Summary So Far

In summary, Mobile AR has many paths leading to it. It is this convergence of various paths that makes a true historical appraisal of this technology difficult to achieve. However, I have highlighted facets of its contributing technologies that assist in the developing picture of the implications that Mobile AR has in store. A hybridisation of a number of different technologies, Mobile AR embodies the most gainful properties of its three core technologies: This analyst sees Mobile AR as a logical progression from VR, but recognises its ideological rather than technological founding. The hardware basis of Mobile AR stems from current mobile telephony trends that exploit the growing capabilities of Smartphone devices. The VR philosophy and the mobile technology are fused through the Internet, the means for enabling context-based, live-updating content, and housing databases of developer-built and user-generated digital objects and elements, whilst connecting users across the world.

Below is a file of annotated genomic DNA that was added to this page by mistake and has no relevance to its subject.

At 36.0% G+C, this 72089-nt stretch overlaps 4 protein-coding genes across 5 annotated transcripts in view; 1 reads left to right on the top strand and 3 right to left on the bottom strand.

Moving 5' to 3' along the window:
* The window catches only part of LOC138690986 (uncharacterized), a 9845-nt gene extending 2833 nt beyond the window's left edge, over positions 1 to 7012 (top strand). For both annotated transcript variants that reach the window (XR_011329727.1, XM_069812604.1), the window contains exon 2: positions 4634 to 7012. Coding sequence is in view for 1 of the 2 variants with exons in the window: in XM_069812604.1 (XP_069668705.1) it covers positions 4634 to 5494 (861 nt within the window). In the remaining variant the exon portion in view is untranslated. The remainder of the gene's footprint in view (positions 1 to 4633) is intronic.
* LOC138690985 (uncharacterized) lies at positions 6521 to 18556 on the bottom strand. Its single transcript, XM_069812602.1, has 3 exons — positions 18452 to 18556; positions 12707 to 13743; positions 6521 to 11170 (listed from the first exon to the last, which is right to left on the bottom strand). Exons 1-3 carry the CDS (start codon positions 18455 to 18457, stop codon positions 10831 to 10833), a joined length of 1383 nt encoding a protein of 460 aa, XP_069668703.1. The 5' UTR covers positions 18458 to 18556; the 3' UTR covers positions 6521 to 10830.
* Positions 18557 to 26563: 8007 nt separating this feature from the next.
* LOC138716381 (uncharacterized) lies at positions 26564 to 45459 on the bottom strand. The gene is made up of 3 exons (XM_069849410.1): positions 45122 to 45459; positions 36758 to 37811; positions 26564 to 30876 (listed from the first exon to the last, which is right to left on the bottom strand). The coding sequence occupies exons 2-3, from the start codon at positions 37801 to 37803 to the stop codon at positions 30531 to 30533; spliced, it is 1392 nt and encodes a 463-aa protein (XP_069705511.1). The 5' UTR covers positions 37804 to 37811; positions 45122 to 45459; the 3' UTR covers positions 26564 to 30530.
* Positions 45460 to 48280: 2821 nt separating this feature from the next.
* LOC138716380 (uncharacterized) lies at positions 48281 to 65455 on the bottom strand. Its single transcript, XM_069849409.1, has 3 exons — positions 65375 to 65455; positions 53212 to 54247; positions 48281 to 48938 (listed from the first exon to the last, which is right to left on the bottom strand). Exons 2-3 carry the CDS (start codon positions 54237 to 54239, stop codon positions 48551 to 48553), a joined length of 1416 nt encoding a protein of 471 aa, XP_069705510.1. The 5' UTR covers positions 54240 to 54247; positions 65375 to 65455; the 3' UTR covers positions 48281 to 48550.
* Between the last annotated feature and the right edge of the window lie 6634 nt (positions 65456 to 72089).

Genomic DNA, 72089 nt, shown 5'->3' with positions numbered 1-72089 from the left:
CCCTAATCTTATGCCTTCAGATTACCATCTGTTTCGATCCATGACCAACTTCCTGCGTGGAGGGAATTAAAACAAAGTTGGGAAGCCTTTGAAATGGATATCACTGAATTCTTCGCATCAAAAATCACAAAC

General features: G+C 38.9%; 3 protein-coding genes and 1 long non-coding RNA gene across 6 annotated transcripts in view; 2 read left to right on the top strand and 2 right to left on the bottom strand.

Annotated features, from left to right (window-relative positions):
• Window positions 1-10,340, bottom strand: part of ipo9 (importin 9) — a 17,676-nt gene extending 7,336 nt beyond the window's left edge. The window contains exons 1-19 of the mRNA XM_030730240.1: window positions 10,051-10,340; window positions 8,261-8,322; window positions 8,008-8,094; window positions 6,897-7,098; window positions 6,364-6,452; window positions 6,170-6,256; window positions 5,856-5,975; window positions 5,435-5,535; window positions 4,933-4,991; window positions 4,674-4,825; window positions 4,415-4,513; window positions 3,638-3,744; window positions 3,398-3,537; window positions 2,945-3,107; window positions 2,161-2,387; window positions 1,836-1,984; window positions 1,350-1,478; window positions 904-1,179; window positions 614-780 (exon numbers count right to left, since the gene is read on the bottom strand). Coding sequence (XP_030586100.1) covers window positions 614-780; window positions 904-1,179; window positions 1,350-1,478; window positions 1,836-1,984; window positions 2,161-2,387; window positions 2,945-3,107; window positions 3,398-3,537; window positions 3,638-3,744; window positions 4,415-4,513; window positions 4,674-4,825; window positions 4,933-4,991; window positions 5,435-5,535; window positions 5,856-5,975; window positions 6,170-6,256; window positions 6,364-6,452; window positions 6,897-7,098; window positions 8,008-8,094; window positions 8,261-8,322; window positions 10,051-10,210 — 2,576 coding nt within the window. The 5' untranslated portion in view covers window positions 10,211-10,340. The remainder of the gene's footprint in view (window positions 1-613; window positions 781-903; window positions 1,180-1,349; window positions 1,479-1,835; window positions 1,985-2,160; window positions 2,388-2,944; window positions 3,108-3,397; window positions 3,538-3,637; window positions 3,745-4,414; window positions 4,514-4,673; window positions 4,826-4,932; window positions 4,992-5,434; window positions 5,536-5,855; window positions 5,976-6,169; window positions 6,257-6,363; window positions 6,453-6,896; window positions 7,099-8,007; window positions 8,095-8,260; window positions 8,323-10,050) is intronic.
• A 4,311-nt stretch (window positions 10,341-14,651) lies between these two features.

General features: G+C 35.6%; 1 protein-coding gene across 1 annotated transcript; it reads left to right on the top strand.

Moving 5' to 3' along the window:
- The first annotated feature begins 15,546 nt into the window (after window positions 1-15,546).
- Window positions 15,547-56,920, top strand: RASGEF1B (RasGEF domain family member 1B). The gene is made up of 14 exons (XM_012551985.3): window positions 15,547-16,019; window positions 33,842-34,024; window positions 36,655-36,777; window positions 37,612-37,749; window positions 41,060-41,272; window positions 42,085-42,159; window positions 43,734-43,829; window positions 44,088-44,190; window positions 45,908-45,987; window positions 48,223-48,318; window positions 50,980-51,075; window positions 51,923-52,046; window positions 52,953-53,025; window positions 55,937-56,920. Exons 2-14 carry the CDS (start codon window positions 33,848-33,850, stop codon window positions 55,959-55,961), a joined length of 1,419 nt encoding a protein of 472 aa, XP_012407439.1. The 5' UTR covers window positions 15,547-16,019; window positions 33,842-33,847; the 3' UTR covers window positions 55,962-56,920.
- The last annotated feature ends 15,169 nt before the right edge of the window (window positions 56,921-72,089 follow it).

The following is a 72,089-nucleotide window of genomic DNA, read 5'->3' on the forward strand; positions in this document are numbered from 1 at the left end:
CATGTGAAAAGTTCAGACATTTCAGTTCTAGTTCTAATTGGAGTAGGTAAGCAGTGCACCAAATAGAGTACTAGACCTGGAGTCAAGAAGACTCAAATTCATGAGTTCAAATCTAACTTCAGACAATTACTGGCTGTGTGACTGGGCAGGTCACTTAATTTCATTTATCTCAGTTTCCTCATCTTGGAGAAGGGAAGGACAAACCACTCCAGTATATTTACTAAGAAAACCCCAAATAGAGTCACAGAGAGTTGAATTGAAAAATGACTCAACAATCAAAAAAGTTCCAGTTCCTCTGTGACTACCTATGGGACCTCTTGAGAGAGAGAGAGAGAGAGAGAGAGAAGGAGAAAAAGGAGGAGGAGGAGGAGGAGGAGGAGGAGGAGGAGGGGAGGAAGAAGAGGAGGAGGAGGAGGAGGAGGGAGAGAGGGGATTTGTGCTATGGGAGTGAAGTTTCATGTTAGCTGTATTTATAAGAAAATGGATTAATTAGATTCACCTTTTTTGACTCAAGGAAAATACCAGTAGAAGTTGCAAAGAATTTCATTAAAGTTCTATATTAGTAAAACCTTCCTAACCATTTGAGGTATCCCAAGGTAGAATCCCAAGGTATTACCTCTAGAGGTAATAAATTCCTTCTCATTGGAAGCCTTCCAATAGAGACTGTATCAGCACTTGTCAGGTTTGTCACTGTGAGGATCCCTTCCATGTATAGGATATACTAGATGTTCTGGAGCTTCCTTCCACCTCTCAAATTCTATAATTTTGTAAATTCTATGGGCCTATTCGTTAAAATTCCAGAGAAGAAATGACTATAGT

I have shown that where the interest in VR technologies dwindled due to its limited real-world applicability, Mobile Internet also lacks in comparison to Mobile AR and its massive scope for intuitive, immersive and realistic interpretations of digital information. Wearable AR computing shares VR’s weaknesses, despite keeping the user firmly grounded in physical reality. Mobile AR offers a solution that places the power of these complex systems into a mobile telephone: the ubiquitous technology of our generation. This new platform solves several problems at once, most importantly for AR developers and interested Blue-chip parties, market readiness. Developing for Mobile AR is simply the commercially sensible thing to do, since the related industries are already making the changes required for its mass-distribution.